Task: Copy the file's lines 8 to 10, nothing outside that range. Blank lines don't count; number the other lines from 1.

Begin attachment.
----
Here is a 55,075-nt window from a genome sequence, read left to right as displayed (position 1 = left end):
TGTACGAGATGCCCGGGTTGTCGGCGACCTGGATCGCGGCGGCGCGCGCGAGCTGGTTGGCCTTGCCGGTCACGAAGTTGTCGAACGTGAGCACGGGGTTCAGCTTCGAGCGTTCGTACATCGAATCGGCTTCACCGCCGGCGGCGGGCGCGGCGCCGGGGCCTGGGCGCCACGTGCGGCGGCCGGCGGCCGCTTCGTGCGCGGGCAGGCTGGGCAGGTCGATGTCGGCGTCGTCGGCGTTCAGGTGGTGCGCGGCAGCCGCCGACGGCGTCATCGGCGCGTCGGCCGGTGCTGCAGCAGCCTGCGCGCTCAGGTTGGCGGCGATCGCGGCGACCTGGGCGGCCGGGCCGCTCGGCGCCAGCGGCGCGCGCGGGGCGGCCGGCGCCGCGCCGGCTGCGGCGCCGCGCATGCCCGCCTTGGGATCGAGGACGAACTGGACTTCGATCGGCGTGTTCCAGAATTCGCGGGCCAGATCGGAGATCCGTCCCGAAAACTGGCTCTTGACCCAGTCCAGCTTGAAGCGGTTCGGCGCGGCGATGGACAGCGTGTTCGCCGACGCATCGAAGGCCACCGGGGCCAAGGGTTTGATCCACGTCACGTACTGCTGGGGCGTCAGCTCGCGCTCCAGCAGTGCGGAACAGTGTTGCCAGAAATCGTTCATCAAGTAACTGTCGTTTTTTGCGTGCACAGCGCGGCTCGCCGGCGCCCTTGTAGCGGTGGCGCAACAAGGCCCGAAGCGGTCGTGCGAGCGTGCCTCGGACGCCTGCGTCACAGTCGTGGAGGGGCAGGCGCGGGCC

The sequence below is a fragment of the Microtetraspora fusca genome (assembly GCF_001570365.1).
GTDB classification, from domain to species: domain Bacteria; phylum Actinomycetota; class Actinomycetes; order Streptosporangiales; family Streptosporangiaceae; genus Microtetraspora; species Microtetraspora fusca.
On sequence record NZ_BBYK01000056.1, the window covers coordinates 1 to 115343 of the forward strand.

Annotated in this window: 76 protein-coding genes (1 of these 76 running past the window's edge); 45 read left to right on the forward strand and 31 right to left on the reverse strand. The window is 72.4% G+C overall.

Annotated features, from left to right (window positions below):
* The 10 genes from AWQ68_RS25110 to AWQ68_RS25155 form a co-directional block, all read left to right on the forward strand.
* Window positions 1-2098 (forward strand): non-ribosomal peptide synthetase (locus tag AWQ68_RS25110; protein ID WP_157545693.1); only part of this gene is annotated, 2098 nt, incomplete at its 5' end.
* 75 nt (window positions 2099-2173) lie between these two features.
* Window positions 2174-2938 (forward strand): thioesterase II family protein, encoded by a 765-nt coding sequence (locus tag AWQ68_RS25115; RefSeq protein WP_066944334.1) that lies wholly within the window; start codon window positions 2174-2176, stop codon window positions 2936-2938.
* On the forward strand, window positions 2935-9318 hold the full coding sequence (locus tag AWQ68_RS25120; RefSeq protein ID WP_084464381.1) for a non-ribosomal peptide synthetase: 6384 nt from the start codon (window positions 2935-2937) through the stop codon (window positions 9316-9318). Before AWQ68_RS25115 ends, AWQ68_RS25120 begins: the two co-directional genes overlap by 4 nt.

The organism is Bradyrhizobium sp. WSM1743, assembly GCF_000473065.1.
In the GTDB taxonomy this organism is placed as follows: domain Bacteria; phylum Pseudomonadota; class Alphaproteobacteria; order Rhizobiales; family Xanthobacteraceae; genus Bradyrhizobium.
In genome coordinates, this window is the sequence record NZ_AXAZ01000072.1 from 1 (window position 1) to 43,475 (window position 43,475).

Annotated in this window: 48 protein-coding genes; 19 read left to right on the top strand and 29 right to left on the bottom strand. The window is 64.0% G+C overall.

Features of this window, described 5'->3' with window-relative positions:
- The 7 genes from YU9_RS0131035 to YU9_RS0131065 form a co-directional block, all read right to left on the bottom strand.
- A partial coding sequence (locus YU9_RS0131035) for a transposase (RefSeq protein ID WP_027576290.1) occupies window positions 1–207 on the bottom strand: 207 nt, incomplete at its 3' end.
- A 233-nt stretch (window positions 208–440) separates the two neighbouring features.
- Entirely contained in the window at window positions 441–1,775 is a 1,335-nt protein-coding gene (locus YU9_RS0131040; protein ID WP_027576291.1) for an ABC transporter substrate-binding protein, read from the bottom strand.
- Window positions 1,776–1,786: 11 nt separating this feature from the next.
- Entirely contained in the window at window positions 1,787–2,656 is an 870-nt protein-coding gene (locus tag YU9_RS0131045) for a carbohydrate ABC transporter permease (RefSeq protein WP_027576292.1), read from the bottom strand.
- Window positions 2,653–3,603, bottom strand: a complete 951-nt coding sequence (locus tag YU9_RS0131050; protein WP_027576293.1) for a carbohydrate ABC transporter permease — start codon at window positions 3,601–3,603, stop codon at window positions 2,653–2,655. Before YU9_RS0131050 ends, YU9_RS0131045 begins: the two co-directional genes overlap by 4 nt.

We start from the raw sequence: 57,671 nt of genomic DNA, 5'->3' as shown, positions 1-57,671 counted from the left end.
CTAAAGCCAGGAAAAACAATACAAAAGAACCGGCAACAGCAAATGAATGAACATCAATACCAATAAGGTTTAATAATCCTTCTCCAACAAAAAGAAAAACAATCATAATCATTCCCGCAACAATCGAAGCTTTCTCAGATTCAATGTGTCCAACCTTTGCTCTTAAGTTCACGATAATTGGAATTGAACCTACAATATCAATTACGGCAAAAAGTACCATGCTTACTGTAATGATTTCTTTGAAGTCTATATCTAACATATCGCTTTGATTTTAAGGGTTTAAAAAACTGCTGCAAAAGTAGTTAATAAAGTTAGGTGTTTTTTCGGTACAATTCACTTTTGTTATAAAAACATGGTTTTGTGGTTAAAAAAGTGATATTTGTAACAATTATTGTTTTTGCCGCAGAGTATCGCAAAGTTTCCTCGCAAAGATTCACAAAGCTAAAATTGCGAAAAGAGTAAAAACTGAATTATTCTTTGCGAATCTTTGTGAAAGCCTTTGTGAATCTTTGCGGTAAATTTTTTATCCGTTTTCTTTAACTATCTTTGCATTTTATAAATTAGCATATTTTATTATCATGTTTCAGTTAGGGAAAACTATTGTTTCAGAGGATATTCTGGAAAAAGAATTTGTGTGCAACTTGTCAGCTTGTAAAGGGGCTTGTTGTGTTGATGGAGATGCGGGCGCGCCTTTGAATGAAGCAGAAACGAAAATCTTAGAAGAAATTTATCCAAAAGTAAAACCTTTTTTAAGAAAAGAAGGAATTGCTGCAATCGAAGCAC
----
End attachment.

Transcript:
* The 10 genes from AWQ68_RS25110 to AWQ68_RS25155 form a co-directional block, all read left to right on the forward strand.
* Window positions 1-2098 (forward strand): non-ribosomal peptide synthetase (locus tag AWQ68_RS25110; protein ID WP_157545693.1); only part of this gene is annotated, 2098 nt, incomplete at its 5' end.
* 75 nt (window positions 2099-2173) lie between these two features.